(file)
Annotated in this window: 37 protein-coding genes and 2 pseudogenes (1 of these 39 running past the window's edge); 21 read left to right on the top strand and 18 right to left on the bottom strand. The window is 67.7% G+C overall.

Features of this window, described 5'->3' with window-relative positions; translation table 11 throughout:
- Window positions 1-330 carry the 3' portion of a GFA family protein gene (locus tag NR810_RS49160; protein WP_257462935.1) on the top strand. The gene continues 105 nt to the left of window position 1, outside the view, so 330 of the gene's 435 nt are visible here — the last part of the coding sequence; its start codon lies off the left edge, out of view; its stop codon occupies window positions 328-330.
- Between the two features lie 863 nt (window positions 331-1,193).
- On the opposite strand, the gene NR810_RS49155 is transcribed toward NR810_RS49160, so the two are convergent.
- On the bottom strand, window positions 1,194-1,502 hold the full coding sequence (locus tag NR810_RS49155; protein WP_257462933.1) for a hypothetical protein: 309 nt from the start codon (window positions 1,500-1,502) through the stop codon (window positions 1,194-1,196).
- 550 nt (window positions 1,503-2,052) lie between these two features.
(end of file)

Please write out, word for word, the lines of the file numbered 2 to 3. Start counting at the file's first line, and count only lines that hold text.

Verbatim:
Features of this window, described 5'->3' with window-relative positions; translation table 11 throughout:
- Window positions 1-330 carry the 3' portion of a GFA family protein gene (locus tag NR810_RS49160; protein WP_257462935.1) on the top strand. The gene continues 105 nt to the left of window position 1, outside the view, so 330 of the gene's 435 nt are visible here — the last part of the coding sequence; its start codon lies off the left edge, out of view; its stop codon occupies window positions 328-330.